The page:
This year’s PEN/O’HENRY PRIZE STORIES2010 offers an eclectic collection of wonderful writing. The series is edited by Laura Furman and this year’s judges are Junot Diaz, Paula Fox and Yiyun Li. The stories range from narratives that describe a richness of blessings to the barrenness of empty lives. Some stories offer exhilaration that turns to bleakness, while in others the turn of events is the reverse. The stories take place around the globe and throughout the United States. What they have in common is that for a short while the reader is immersed in the intimacy of a narrative that takes us into other lives and places.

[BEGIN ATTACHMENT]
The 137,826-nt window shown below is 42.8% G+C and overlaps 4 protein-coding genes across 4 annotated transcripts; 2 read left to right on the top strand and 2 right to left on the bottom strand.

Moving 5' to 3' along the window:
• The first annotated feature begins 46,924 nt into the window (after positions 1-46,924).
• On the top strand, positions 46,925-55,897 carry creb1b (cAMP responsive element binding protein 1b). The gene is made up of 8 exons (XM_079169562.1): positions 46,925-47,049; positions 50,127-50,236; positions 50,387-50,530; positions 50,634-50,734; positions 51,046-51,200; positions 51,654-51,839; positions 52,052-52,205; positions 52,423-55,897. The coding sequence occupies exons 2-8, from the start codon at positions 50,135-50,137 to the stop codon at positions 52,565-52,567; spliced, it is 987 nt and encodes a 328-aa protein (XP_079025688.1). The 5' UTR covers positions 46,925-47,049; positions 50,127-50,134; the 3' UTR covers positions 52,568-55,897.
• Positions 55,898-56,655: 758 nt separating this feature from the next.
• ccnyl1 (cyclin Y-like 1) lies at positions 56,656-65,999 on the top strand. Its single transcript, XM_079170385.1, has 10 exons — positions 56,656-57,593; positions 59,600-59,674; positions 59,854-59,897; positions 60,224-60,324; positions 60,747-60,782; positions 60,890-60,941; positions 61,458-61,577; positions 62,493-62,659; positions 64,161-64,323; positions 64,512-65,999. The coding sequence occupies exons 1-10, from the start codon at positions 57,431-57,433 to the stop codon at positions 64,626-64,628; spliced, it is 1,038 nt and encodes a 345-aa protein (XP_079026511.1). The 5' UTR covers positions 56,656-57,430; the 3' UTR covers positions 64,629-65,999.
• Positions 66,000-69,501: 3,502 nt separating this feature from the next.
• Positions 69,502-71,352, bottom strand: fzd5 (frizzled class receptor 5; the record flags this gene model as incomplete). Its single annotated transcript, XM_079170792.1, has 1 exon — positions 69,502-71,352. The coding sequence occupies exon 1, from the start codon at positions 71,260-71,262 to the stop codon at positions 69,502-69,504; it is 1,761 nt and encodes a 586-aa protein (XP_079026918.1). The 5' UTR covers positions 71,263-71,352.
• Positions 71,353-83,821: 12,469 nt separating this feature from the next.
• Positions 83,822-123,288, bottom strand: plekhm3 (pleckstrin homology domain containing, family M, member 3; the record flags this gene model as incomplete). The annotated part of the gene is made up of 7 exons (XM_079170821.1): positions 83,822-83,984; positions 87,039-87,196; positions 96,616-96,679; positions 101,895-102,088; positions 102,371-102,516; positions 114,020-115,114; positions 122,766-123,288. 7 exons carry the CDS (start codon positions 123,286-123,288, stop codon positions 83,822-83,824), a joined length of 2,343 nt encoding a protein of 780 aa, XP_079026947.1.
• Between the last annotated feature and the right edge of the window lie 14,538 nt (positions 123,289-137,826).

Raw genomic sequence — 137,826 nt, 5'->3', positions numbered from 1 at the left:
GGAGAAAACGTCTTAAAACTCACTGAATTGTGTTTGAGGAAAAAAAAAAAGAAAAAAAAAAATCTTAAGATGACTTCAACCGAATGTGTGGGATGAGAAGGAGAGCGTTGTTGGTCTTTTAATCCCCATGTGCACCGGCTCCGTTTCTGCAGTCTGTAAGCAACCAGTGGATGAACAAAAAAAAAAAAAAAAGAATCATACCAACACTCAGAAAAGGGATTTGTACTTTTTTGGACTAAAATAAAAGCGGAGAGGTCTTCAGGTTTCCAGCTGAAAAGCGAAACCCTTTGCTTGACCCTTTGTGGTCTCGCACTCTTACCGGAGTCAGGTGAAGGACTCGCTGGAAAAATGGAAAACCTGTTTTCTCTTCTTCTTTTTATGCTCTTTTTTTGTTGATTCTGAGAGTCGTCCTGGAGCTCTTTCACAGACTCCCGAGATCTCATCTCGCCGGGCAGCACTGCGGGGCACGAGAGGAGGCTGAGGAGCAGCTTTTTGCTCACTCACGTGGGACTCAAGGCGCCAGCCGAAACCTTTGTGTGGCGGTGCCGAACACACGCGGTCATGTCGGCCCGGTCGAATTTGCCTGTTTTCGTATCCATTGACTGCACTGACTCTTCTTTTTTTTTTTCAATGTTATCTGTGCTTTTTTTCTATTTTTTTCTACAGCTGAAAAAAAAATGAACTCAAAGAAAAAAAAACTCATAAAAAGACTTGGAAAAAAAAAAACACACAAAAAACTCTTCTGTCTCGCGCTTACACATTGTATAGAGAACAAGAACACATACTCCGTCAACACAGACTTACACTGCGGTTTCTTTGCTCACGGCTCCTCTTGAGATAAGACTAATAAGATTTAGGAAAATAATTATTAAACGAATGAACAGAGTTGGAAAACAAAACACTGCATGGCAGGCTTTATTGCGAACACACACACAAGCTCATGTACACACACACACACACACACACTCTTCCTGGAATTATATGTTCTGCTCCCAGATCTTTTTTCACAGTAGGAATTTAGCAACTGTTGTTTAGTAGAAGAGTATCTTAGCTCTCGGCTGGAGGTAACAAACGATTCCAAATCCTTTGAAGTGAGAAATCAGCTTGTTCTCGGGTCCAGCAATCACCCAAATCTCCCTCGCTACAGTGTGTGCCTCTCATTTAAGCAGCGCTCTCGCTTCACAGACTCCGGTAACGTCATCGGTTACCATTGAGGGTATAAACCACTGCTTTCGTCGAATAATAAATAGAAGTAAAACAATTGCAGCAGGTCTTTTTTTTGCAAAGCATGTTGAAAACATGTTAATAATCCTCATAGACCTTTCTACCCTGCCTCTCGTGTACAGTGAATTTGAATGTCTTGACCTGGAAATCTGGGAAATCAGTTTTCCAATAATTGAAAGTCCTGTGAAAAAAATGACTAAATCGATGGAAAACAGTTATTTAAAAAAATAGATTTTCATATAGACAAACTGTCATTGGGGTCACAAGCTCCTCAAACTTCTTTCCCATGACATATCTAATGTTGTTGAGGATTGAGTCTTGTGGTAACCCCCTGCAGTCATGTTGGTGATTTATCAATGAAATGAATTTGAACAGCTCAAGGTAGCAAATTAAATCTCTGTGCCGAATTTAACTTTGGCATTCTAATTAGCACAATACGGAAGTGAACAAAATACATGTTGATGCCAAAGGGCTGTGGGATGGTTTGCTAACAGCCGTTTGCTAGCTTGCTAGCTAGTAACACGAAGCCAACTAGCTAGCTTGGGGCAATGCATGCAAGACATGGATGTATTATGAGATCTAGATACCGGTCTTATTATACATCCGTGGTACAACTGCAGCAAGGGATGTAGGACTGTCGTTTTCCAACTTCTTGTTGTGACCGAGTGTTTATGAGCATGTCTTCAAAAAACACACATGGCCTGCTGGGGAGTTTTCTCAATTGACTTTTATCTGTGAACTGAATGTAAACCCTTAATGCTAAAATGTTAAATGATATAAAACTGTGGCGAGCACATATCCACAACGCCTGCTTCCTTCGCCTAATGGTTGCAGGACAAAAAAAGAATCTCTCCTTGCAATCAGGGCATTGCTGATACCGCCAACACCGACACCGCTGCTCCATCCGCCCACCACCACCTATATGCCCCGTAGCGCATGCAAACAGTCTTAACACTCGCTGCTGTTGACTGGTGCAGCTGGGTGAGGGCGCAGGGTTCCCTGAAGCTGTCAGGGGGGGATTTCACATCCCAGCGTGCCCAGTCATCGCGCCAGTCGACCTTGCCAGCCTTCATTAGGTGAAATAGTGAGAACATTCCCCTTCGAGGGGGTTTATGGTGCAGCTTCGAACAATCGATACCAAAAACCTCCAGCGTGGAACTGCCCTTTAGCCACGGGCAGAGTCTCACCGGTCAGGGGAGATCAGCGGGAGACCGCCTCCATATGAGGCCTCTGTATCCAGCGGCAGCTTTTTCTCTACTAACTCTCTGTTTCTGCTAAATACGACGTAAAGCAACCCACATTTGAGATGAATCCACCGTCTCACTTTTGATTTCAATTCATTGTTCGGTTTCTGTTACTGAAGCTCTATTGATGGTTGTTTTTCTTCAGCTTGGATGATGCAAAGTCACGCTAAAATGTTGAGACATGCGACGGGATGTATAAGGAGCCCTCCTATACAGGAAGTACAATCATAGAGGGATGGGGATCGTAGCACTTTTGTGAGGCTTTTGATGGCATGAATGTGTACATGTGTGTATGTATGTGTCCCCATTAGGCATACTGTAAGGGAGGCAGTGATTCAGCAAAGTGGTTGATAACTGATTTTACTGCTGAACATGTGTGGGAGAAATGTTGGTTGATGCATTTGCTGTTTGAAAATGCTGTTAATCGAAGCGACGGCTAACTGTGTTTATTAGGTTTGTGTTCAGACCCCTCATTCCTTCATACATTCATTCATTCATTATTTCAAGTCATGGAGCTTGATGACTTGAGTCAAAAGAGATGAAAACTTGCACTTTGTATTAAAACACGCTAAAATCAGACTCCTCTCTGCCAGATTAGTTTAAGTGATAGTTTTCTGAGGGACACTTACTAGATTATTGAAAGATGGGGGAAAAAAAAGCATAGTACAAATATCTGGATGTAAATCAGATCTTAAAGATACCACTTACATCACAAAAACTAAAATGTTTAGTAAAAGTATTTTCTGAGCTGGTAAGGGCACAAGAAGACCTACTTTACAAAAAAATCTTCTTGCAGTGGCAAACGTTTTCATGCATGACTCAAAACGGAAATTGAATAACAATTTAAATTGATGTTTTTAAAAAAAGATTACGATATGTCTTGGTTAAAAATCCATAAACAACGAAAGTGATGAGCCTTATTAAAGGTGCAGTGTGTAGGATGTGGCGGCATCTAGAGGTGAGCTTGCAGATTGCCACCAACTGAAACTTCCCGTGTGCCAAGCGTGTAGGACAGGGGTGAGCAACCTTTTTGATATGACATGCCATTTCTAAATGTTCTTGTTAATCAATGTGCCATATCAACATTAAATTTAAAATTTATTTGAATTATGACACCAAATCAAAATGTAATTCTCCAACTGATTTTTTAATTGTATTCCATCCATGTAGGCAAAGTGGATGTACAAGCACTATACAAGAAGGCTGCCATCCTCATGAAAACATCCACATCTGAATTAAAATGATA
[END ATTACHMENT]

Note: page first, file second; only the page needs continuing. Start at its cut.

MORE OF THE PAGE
It is an honor to review TOO MUCH HAPPINESS by Alice Munro, who I consider the greatest living writer of short stories in the English language. Ms. Munro is Canadian and lives in Clinton, Ontario. During her writing career she has garnered many awards including the Lannan Literary Award, the United States National Book Critics Circle Award, and the most recent 2009 Man Booker International Prize. Her stories have been published in The New Yorker, The Paris Review, the Atlantic Monthly, as well as many other literary publications. I consider her an icon.